As you would imagine, a person with yang deficiency lacks yang's energizing, warming and transporting functions. Yang deficiency symptoms appear mostly cold, but of small magnitude. This is called Empty-Cold because the cold is caused not by excess yin, but by the relative lack of yang. So if you look at the figure below, you will see that it is only because there is less yang that the symptoms appear yin.
An Excess Cold condition will give you symptoms showing the cold is predominant, whereas the cold caused by Yang Deficiency will be fairly mild in comparison.
Notice that the horizontal line in the figure signifies "normal balance." In the yang deficiency diagram, the yin is not excess, meaning, above normal. Instead, there is only more yin because there is relatively less yang.
The figure below shows a true Full Cold condition -- yin consuming yang.
Chilliness and aversion to cold obviously are key symptoms of both yang deficiency and full cold, but you may find it more localized in a full cold condition like in a joint, the stomach, abdomen, intestines or testicles. Either way, when there is pain caused by cold or yang deficiency, heat will improve it. If it is a yang deficiency, touch will make it feel better; if it is a full cold, pressing will make it feel worse.
Both have symptoms of no thirst, but clear, abundant urination. With yang deficiency, urination can be more frequent, particularly at night, because the yang is not strong enough to hold the urine in the bladder for a long time. For the same reason, sweating with no exertion is a symptom of yang deficiency. The yang is so weak, that it can't hold the moisture in the skin. Since heat/yang is needed to transform food, either can have symptoms of loose stools. If it's an excess, getting rid of it will make you feel better, but if it is a deficiency and you are not getting the nutrients you need from the food, you will feel worse.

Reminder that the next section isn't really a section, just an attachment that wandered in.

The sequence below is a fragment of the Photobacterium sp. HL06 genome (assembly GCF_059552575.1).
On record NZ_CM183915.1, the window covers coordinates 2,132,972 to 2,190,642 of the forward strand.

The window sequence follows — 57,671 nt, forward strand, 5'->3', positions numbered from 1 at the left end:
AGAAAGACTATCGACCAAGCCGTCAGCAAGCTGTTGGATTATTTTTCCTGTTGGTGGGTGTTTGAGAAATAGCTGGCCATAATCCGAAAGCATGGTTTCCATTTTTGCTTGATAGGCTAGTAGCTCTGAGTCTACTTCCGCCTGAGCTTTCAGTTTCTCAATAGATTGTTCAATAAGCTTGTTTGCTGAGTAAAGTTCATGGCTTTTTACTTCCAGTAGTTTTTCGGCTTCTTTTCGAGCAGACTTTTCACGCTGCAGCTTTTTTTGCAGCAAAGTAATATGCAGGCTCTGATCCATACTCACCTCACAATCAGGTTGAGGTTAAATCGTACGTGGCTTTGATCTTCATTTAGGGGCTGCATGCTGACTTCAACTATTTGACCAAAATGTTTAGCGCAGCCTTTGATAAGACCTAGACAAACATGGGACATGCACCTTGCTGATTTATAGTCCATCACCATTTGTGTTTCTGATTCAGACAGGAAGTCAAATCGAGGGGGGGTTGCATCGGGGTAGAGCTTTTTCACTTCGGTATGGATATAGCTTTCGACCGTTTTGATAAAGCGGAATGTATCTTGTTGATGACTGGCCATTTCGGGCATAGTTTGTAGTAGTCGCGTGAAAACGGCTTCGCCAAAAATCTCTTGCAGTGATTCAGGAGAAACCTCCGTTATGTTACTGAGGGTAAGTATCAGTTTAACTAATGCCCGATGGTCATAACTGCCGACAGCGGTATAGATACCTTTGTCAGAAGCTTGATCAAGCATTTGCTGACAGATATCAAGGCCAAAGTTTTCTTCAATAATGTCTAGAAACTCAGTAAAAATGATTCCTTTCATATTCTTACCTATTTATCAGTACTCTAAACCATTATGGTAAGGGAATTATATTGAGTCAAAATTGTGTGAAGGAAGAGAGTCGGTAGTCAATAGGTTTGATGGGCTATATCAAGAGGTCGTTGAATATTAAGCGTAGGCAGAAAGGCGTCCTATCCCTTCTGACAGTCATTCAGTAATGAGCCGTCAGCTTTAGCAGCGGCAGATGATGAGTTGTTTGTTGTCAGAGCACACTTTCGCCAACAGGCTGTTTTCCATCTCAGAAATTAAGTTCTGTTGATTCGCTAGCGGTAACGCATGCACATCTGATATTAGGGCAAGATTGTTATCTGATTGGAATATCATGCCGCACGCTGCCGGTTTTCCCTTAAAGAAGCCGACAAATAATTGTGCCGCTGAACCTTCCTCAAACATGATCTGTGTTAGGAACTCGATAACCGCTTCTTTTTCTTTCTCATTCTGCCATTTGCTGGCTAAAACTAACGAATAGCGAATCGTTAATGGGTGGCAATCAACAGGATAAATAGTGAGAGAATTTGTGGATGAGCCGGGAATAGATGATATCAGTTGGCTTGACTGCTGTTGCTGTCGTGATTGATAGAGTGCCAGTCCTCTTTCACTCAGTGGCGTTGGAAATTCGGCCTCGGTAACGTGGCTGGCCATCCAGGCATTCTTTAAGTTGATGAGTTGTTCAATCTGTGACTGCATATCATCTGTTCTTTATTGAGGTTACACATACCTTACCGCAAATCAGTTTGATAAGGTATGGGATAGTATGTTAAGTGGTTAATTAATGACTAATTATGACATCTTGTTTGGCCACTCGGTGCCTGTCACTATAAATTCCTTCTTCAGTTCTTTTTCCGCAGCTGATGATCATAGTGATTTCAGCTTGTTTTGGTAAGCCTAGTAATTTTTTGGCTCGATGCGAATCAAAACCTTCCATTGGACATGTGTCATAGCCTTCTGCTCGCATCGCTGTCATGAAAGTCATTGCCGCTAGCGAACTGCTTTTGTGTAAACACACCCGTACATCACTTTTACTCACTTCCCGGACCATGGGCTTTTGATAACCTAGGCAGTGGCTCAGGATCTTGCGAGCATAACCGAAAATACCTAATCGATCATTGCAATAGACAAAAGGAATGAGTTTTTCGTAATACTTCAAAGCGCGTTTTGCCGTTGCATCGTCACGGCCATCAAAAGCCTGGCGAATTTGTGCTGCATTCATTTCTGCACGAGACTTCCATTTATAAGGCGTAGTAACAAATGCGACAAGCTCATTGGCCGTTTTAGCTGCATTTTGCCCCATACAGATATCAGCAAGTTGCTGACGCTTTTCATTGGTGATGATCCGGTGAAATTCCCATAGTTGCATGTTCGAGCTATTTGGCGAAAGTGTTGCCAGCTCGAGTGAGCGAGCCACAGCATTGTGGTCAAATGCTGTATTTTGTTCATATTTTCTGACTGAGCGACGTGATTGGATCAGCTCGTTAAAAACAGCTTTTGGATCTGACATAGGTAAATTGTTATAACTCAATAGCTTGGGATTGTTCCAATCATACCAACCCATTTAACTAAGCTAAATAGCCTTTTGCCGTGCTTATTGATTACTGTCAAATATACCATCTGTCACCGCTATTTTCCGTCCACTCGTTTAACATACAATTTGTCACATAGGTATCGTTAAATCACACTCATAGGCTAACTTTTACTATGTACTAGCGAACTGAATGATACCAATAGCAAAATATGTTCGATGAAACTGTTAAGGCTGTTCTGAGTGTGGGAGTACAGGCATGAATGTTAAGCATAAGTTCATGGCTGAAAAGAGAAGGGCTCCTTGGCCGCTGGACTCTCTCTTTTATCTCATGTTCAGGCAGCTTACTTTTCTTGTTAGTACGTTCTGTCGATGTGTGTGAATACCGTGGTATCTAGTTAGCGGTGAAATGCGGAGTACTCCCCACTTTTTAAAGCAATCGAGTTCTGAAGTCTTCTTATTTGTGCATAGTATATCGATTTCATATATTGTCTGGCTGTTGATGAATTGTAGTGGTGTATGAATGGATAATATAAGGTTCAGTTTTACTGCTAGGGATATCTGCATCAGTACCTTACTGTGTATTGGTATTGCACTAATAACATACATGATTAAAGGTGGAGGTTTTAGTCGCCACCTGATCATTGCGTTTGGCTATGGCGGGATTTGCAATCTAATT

Again, think of yang as energetic in nature. If yang is deficient, the person doesn't have energy, and feels tired, listless, apathetic, and possibly unconfident. There may be no "get up and go" in the morning. Yang deficiency is common after people retire; they may feel they haven't accomplished anything important and that their lives have no purpose.
Symptoms such as a slow, deep pulse signifies cold if it's full, but if it's weak or empty, it indicates yang deficiency. The complexion is pale with both an excess cold and an empty-cold condition, but it tends to be brighter with the former and duller with the latter. The tongue is pale in both cases, but has a tendency to be swollen with yang deficiency. This is because the yang is unable to transport the fluids resulting in accumulation. The tongue coating is thick and white for a full cold, and wet, thin and white for an empty cold.
These are all symptoms of a general yang deficiency, but you certainly don't need all of them to be yang-deficient. Always look at the big picture to see what the overall predominant assessment is, and then look more deeply to find the involvement of the zang-fu and treat accordingly. In the next column, I'll differentiate between four common types of yang deficiency and three types of full cold, then discuss how to treat each one of them.
Click here for previous articles by Barbra Esher, AOBTA CI. Dipl. ABT & Ac. (NCCAOM), LAc.